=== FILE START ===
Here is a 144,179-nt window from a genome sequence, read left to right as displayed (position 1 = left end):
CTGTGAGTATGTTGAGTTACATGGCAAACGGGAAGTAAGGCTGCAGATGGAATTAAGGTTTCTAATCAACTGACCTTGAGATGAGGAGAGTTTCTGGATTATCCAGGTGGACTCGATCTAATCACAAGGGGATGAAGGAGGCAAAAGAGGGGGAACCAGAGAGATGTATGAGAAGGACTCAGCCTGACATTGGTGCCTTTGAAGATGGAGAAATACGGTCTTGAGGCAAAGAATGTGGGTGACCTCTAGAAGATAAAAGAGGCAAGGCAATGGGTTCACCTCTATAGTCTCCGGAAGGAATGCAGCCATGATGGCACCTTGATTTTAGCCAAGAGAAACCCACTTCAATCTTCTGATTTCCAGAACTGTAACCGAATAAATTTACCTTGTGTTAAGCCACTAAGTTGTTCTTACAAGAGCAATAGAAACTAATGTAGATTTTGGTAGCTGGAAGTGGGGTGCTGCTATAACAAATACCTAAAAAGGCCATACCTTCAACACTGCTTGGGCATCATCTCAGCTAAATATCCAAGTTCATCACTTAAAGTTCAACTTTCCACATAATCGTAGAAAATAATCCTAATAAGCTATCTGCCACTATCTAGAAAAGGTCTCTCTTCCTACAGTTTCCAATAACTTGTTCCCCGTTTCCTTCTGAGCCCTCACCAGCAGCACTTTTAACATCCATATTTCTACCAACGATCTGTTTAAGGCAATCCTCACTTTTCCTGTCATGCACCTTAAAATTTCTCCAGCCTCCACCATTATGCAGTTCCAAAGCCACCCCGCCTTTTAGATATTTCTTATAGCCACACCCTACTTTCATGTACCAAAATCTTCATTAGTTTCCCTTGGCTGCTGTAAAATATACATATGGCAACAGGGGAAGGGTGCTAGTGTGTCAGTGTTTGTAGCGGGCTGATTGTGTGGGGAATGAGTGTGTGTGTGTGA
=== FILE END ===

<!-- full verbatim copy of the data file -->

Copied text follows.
Here is a 144,179-nt window from a genome sequence, read left to right as displayed (position 1 = left end):
CTGTGAGTATGTTGAGTTACATGGCAAACGGGAAGTAAGGCTGCAGATGGAATTAAGGTTTCTAATCAACTGACCTTGAGATGAGGAGAGTTTCTGGATTATCCAGGTGGACTCGATCTAATCACAAGGGGATGAAGGAGGCAAAAGAGGGGGAACCAGAGAGATGTATGAGAAGGACTCAGCCTGACATTGGTGCCTTTGAAGATGGAGAAATACGGTCTTGAGGCAAAGAATGTGGGTGACCTCTAGAAGATAAAAGAGGCAAGGCAATGGGTTCACCTCTATAGTCTCCGGAAGGAATGCAGCCATGATGGCACCTTGATTTTAGCCAAGAGAAACCCACTTCAATCTTCTGATTTCCAGAACTGTAACCGAATAAATTTACCTTGTGTTAAGCCACTAAGTTGTTCTTACAAGAGCAATAGAAACTAATGTAGATTTTGGTAGCTGGAAGTGGGGTGCTGCTATAACAAATACCTAAAAAGGCCATACCTTCAACACTGCTTGGGCATCATCTCAGCTAAATATCCAAGTTCATCACTTAAAGTTCAACTTTCCACATAATCGTAGAAAATAATCCTAATAAGCTATCTGCCACTATCTAGAAAAGGTCTCTCTTCCTACAGTTTCCAATAACTTGTTCCCCGTTTCCTTCTGAGCCCTCACCAGCAGCACTTTTAACATCCATATTTCTACCAACGATCTGTTTAAGGCAATCCTCACTTTTCCTGTCATGCACCTTAAAATTTCTCCAGCCTCCACCATTATGCAGTTCCAAAGCCACCCCGCCTTTTAGATATTTCTTATAGCCACACCCTACTTTCATGTACCAAAATCTTCATTAGTTTCCCTTGGCTGCTGTAAAATATACATATGGCAACAGGGGAAGGGTGCTAGTGTGTCAGTGTTTGTAGCGGGCTGATTGTGTGGGGAATGAGTGTGTGTGTGTGA